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Spock with tricorder

It’s a question die-hard Star Trek fans ask themselves:  If you could own one favorite Star Trek prop, what would it be?  This weekend a Star Trek Facebook page asked thousands of followers to comment on one question:  If you could have any autographed Trek prop, what would it be and who would you have sign it?  With nearly 2,000 respondents we thought it was a good opportunity to use these responses from across Star Trek fandom to see if we can glean what Star Trek fans think are the most iconic props of the franchise.  It’s not all that scientific, since the page posting the question was a general Star Trek page, and many fans may only follow the individual pages from any of the Star Trek series.  The image shown in the post was of an original series phaser–did that skew fans to select that prop?  Are there more original series fans in the mix who follow this page?  We don’t know.  But the results are still interesting and who better than a random group of Trek fans to share what they see as the top Holy Grail of Trek props?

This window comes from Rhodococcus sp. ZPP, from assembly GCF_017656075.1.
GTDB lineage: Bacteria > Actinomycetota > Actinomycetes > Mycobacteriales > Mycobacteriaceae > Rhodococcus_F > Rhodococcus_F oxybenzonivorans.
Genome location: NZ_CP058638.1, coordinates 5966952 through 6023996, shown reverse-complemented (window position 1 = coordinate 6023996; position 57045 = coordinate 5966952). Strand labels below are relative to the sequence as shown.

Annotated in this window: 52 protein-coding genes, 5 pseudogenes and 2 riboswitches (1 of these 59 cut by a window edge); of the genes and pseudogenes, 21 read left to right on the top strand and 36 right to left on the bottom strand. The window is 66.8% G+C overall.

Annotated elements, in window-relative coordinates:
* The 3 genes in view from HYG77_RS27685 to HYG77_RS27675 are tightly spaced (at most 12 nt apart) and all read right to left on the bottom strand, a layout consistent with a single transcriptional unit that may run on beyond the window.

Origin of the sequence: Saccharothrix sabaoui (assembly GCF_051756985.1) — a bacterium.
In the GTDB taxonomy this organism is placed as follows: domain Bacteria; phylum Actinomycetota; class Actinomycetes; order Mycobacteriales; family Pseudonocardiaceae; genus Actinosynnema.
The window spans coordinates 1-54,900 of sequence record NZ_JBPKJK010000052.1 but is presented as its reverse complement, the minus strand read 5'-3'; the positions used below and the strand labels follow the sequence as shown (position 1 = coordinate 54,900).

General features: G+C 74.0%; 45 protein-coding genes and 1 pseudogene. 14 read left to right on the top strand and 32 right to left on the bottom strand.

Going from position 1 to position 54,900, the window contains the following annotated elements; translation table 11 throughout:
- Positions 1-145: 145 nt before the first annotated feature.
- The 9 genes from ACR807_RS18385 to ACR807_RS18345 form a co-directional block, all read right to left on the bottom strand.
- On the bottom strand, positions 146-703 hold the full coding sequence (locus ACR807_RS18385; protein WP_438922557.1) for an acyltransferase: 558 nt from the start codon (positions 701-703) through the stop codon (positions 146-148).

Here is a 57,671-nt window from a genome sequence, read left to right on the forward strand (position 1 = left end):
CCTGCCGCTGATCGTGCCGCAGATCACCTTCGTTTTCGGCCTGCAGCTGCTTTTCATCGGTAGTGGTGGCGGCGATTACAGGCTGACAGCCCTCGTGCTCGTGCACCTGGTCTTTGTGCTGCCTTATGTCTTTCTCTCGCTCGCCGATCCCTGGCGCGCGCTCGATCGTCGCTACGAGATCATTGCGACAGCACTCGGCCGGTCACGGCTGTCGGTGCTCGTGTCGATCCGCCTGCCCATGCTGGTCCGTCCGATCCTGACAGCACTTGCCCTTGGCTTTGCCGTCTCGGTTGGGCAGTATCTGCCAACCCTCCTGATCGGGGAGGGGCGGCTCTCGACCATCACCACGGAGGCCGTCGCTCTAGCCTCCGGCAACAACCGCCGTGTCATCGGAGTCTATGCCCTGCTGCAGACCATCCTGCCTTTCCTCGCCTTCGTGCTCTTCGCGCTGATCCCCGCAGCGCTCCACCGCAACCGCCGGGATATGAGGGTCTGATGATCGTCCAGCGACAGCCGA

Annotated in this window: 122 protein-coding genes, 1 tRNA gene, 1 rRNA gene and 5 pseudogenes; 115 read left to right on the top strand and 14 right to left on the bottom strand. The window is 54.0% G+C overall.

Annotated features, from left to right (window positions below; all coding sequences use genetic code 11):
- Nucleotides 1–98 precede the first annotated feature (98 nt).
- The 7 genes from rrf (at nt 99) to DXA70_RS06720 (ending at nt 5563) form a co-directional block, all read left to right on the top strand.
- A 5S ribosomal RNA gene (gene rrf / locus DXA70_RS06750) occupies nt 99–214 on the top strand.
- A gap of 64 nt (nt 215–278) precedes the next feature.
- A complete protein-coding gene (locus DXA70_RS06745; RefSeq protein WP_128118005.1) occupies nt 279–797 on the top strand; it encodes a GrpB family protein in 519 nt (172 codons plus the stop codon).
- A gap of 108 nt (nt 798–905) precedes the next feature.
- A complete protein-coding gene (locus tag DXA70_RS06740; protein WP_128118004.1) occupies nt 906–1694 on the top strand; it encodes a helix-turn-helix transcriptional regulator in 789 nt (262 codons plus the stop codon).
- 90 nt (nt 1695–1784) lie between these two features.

The question is ongoing, with hundreds more responses entered after we stopped tracking answers–around 1,860.  Many responses were attempts at humor–many claiming Shatner’s toupee as their response (how do you autograph a toupee anyway?).  Others were rude or sexist or otherwise the typical worthless responses you find across social media on any given day.

Worf bat'leth from Firstborn